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The Number of Possible Sudoku Puzzles

Date: 03/04/2006 at 14:14:55
From: Neville
Subject: The Number of Possible Sudoku Puzzles

As you know, Sudoku is a current craze, although its best days may 
have already passed.  I assume you are familiar with the game.

I have been thinking about how many possible variations there are.  
By my reckoning the number is factorial nine times six to the sixth 
power, i.e., 16,930,529,280.

My decision to write to you was triggered by a recent newspaper 
article on Benjamin Franklinís Squares giving the number of possible 
solutions to Franklin's puzzle as about one million plus.  The article 
also states that there are about 6 sextillion Sudoku solutions, where 
a sextillion is either 10 to the 21(American) or 10 to the 36 
(British).  Either way the number is much larger than mine.

My reasoning goes as follows:

1) Given a properly completed solution another can be generated by a 
one-to-one mapping of the numbers 1 to 9, e.g.,

Original:	1 2 3 4 5 6 7 8 9
Mapped:    	2 8 7 3 9 1 4 6 5
 
2) There are 9! such mappings, producing a Basic Set [Defined Term] of 
362,880 solutions.

3) Within each solution in the Basic Set it is possible to permute the 
rows and columns of each minor (3x3) square.  For example, rows 1,2 
and 3 can be permuted six ways, as can columns 1,2 and 3. Similarly, 
the other two sets of rows and the other two sets of columns can be 
commuted in the same way.

These permutations can be combined in 6 to the power 6, i.e., 46,656 
ways.  I believe, but cannot prove, that any such combination will 
not match any other such combination or any member of the Basic Set.

4) Hence I reckon there 362,880 x 46,656, i.e., 16,930,529,280 unique 
Sudoku puzzles.

Neville



Date: 03/05/2006 at 17:16:59
From: Doctor Vogler
Subject: Re: The Number of Possible Sudoku Puzzles

Hi Neville,

Thanks for writing to Dr. Math.  Let's look at your work:

>1) Given a properly completed solution another can be generated by a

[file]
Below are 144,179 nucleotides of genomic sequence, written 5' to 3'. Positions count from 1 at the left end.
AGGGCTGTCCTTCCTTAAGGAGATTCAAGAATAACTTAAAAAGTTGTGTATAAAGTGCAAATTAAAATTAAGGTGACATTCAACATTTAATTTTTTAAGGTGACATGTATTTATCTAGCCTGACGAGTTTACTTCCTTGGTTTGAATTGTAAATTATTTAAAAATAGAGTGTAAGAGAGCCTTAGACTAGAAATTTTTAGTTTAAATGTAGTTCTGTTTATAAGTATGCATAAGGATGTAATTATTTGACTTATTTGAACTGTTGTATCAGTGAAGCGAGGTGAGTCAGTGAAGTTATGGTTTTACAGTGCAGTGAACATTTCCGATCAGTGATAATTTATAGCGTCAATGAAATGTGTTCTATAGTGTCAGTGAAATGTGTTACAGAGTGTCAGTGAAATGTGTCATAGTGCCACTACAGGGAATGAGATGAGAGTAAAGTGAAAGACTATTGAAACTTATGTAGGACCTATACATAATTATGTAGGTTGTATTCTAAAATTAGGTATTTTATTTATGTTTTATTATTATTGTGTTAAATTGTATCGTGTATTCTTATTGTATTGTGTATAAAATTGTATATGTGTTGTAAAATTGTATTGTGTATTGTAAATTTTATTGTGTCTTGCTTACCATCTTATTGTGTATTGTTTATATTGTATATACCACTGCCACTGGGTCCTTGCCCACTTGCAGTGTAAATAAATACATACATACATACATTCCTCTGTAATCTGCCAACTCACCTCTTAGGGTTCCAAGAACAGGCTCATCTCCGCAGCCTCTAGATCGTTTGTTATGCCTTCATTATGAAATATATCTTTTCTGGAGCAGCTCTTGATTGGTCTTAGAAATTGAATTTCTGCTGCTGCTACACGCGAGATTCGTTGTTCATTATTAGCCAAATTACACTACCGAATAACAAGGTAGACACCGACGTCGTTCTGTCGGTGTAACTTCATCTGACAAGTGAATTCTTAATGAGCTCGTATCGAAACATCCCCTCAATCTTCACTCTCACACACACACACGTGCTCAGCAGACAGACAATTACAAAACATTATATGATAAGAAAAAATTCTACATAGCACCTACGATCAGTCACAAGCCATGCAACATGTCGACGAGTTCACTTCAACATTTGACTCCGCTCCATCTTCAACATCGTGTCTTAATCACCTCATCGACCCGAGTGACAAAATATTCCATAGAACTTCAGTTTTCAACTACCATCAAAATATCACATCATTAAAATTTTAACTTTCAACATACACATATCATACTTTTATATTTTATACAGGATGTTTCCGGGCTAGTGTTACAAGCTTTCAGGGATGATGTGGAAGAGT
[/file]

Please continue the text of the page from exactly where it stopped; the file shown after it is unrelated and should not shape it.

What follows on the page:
>one-to-one mapping of the numbers 1 to 9, e.g.,
>
>Original: 1 2 3 4 5 6 7 8 9
>Mapped:   2 8 7 3 9 1 4 6 5
> 
>2) There are 9! such mappings, producing a Basic Set [Defined Term]
>of 362,880 solutions.

You are right so far.

>3) Within each solution in the Basic Set it is possible to permute
>the rows and columns of each minor (3x3) square.  For example, rows
>1,2 and 3 can be permuted six ways, as can columns 1,2 and 3.
>Similarly, the other two sets of rows and the other two sets of
>columns can be commuted in the same way.

Right again.

>These permutations can be combined in 6 to the power 6, i.e., 46,656 
>ways.  I believe, but cannot prove, that any such combination will 
>not match any other such combination or any member of the Basic Set.

I'm not so sure that I would believe that.  In fact, I would bet that
there are some solutions that could be permuted in one of those 6^6
ways to get the same now solution as if you permuted the numbers in
one of those 9! ways.  But I think that there are some solutions where
this could not happen.

>4) Hence I reckon there 362,880 x 46,656, i.e., 16,930,529,280 unique 
>Sudoku puzzles.

And here is where you have underestimated the most.  You are assuming
that every Sudoku puzzle can be permuted in one of your 9!*6^6 ways
into a single solution.  In fact, there are many different solutions
that cannot be permuted to one another.  But it takes a lot of work to
find even one solution in each collection of 9!*6^6.

You can find some papers that have been written on this subject at

    http://www.afjarvis.staff.shef.ac.uk/sudoku/sudoku.pdf 

and

    http://www.afjarvis.staff.shef.ac.uk/sudoku/sudgroup.html 

The first paper says that there are about

  6.6709 * 10^21

valid Sudoku grids.  Much of the work of computing this number was
done on the computer, although the computer certainly can't list off
that many grids; it would take forever.  But it did a lot of the
checking before complete determinations could be made.

The second paper says that two grids are "essentially different" if
they cannot be mapped to one another by one of the transformations
you described, as well as four others (permuting the three blocks of
three rows, permuting the three blocks of three columns, reflecting,
and rotating).  It finds that there are 5,472,730,538 essentially
different Sudoku grids.

If you have any questions about this or need more help, please write
back and show me what you have been able to do, and I will try to
offer further suggestions.

- Doctor Vogler, The Math Forum
  http://mathforum.org/dr.math/ 



Date: 03/05/2006 at 21:16:00
From: Neville
Subject: Thank you (The Number of Possible Sudoku Puzzles)

Dear Dr. Vogler,

I wish to thank you very much for your prompt reply and constructive
criticism of my attempt to count the number of possible Sudoku puzzles.

You pointed out that I had neglected to consider the possibility of
permuting the rows and columns in groups of three.  Actually, this
thought occured to me after I had submitted my question.  The net
effect would have been to inflate my estimate by a factor of 36 and
apparently it was already too large.  Thank you for the help.

Sincerely, 

Neville

P.S. By the way I am probably a little older than the average
correspondent to Dr. Math, as I'll be 75 next month.  I take these on
to preserve gray matter.  Thanks again!
Associated Topics:
High School Permutations and Combinations
High School Puzzles

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